Over the past couple of years, we've seen a dramatic rise in the number of people who come to the Penn State Extension's Food for Profit workshop. During this one-day, jam-packed session (pun fully intended), we instructors endeavor to provide the basics in what a person would need to learn, and know, to start a food business. We provide opportunity for the participants to learn about sanitation, regulation, and inspections from the inspectors - be it municipal health officials or sanitarians from the Pennsylvania Department of Agriculture's Bureau of Food Safety. The ability to meet these individuals - who fast become the "entrepreneur's first and best friend" - advising them what to do, and not do, to get their business started is often worth the class fee alone. We also provide the opportunity to discuss food safety practices, niche marketing, social media, effective packaging and labeling, and money matters - financing and pricing - throughout the day.
|A Food for Profit participant presents a unique marketing idea|
for her activity group's assigned product: a barbecue sauce.
- U.S. Census Bureau estimates of twenty-one million "non-employer" businesses - operations without any paid employees...the majority of businesses in the United States.
- The research firm IDC statistics - 30% of American workers now work on their own and that by 2015, this number will reach 1.3 billion.
- Some analysts' projections that U.S. independent entrepreneurs may grow by sixty-five million and could become a majority of the American workforce by 2020.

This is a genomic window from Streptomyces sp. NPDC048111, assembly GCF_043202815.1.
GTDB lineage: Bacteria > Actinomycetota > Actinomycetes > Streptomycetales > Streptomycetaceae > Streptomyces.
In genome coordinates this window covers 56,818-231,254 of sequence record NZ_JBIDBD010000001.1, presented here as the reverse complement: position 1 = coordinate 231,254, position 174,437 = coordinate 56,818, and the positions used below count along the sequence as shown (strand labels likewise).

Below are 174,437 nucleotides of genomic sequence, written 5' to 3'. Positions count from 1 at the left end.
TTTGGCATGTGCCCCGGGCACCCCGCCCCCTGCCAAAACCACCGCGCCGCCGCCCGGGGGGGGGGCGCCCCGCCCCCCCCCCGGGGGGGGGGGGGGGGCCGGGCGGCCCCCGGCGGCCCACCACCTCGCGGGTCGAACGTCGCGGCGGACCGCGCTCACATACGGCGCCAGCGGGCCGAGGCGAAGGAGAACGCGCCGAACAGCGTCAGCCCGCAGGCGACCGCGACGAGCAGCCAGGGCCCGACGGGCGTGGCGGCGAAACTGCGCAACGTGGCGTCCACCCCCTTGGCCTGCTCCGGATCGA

- Pink's own "What Do You Do at Work?" survey, which asked "Do you work for yourself or run your own business, even on the side?" Thirty-eight percent of respondents answered "yes."
|A little pickle can be the start to "big business"|
Local food enterprises are big business - even when the operations are small. The consumer demand and entrepreneurs' vision result in not only a variety of products on our tables, but a more energized local economy. It is exciting to me personally to see the would-be food business owners come to Food for Profit. I know their enterprises will not all experience the type of success that Brooklyn Brine had, but I know that many of them will work just as hard as Jones did, to see vision become a reality. Penn State Extension provides our support by doing the "scavenger hunt" - collecting the information from various sources about how to launch a legal, marketable, profitable product and packaging it in a one day event - but the energy and enthusiasm has to come from within the entrepreneur, him- or her-self. This is the essence of the American Dream; building a way to support one's household while having a great deal of fun. And, hopefully, the food entrepreneurs will spread the fun on to their employees, customers, and communities.